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A guide to couples’ finances and why you need a cohabitation agreement

cohabitation agreement

A new survey by Barratt London has exposed a concerning lack of awareness about the reduced legal rights of unmarried homeowners. Barratt London have collaborated with family lawyer from Parfitt Cresswell, Elizabeth Jones, to produce a guide to couples’ finances and cohabitation agreements.

Buying your first home together means dreaming of happy times ahead. But it’s also the time to be serious. What would happen to that home and everything you own, should you decide to go your separate ways?

In England and Wales opposite and same-sex couples who live together – or ‘cohabit’ in legal language – do not automatically have the same legal rights as married couples. 

This is concerning because more unmarried couples are buying homes than ever before. Marriage rates are at their lowest since records began and ONS census data found that the number of cohabiting adults in the UK rose by more than 800,000 between 2010 and 2020.

cohabitation agreement
Portrait Of Happy Young Couple Sitting On Floor Looking Up While Dreaming Their New Home And Furnishing

Barratt London conducted a survey of 500 British adults and found that: 

  • More than half (61%) had never heard of a cohabitation agreement before. 
  • One in four (25%) were unaware that unmarried couples do not have as many rights around property and finance as married couples. 
  • One in three people who were in a relationship but not married (32%) did not know that they had less rights around property and finance as a married couple. 

We asked family lawyer, Elizabeth Jones from Parfitt Cresswell, for her advice about cohabitation agreements:

“I would recommend a cohabitation agreement to anyone who is planning to live with someone, whether on a relationship basis, on a financial basis sharing living expenses, or on the basis of familial and/or friendship bonds.

“The dangers of not using a cohabitation agreement are uncertainty over ownership of property, furniture and effects, which can be very stressful and expensive to resolve via the courts.” 

Elizabeth Jones says that a strong cohabitation agreement should include: 

  • Detailed personal information and evidence of personal finances to avoid any accusation of misleading the other parties. 
  • Whether the property will be held in fixed shares or is a more adaptable approach  referred. 
  • How household expenses will be shared. 
  • How furniture and effects are to be owned and maintained. 
  • Whether a buy-out clause is available to all parties or not. 
  • What if any provision will be in place for a survivor should a party die. 
  • An agreed process for valuing and selling the property upon relationship breakdown. 

“The pros are that an agreement gives clarity and peace of mind. It can avoid the need for very costly and unpredictable court proceedings by declaring how the property, furniture and effects will be owned and maintained. Third party investors such as ‘the bank of mum and dad’ can have the terms of their investment in a property agreed & protected.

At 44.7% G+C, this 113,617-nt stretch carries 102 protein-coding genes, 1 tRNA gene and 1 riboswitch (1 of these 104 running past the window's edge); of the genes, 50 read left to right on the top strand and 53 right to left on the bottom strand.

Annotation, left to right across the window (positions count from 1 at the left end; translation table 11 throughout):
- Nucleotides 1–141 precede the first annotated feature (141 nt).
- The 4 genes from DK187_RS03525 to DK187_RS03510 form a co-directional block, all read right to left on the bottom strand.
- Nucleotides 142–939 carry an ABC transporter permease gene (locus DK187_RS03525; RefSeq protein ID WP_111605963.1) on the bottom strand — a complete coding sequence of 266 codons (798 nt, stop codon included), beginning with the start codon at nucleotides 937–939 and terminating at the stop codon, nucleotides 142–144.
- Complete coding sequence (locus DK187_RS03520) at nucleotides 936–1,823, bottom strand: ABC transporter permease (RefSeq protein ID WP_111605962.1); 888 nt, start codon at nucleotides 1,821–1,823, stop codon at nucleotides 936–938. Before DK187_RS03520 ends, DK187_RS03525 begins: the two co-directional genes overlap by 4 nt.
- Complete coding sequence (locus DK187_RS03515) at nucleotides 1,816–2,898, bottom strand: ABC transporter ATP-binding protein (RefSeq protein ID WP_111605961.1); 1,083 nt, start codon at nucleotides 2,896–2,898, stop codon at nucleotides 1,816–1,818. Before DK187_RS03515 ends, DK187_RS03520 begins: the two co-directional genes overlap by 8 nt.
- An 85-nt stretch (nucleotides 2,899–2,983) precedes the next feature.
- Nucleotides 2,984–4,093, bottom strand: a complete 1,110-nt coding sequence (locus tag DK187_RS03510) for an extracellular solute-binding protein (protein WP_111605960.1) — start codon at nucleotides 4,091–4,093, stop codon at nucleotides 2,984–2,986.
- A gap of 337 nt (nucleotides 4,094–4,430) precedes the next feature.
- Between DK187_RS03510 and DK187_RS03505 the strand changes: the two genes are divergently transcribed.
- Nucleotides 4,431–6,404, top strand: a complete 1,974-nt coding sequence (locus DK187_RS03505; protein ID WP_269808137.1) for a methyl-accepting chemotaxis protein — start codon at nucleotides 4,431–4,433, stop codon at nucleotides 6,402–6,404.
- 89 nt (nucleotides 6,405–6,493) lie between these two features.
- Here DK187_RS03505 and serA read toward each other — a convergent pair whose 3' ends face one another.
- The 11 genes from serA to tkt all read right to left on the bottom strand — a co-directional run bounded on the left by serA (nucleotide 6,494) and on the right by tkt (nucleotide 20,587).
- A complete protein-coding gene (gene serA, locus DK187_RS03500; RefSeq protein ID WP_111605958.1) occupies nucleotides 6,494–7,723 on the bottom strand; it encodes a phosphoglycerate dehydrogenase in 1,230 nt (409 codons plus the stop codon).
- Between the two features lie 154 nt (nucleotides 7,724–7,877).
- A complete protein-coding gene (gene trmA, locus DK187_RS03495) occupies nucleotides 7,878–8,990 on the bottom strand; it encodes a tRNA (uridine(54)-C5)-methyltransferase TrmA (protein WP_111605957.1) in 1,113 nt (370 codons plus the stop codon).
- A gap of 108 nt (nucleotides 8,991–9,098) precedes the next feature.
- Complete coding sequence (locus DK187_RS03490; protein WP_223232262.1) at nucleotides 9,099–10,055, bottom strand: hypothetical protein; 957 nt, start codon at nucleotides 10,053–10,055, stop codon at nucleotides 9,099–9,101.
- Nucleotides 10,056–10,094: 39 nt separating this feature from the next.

“The cons are that cohabitation agreements are a recent phenomenon and the courts have processed few cases so practitioners can’t give certain advice upon enforceability yet. That will change with time.

“Soon, the cohab agreement will be as ubiquitous as the pre-nup but we’re not quite there yet, though demand is growing.”

Barratt London’s survey found that only 10% of people would not consider using a cohabitation agreement. They also asked what situations people would consider a cohabitation agreement for:

 RentingBuying
With friends35%35%
With family29%25%
With a partner47%43%

Who can help you with a cohabitation agreement?

Elizabeth Jones says: “First speak to who you are planning to live with to see if they are willing to enter into a cohabitation agreement. If so, then consider approaching an experienced family lawyer.

“Most family lawyers will charge on a time basis, thus, the more complex the agreement the more expensive it will be. Further preparation of such an agreement is likely to coincide with an expensive property purchase, that said, it is a worthwhile investment to ensure clarity and security.”

When to refresh your cohabitation agreement

You will need to revisit and refresh your cohabitation agreement if either of you:

  • Becomes seriously ill or disabled
  • Loses their job or faces a drop in income
  • Receives a large inheritance

You will also need to refresh your cohabitation agreement if:

  • You have a child together
  • You decide to get married

Saving for a deposit together

Saving for a deposit is a challenge, but think how proud you will feel when you’ve achieved it. Even if you choose to keep separate bank accounts, it’s important to get into the habit of saving together. 

First work out the amount of deposit you need. Agree how much you can both afford to put away each month. Iron out any issues, especially if one of you earns more than the other. Then take time to research the best savings accounts and schemes for you, not forgetting Government-backed incentives such as London Help to Buy and Help to Buy ISA. 

Ideas to help your savings pot grow

  1. Payroll-deducted saving schemes 

Find out if your employer offers a savings scheme which deducts a set amount out of your salary every month. You won’t miss the money because it never even hits your bank account.

  1. Alternative bank account options

Switch to current accounts which offer cashback or rewards on utility bills and shopping. It’s free cash, so direct it straight towards your savings account.

  1. Save money after bills

Practise ‘skimming’. When you’ve met your expenses every month, transfer the remaining balance of your current accounts to savings.

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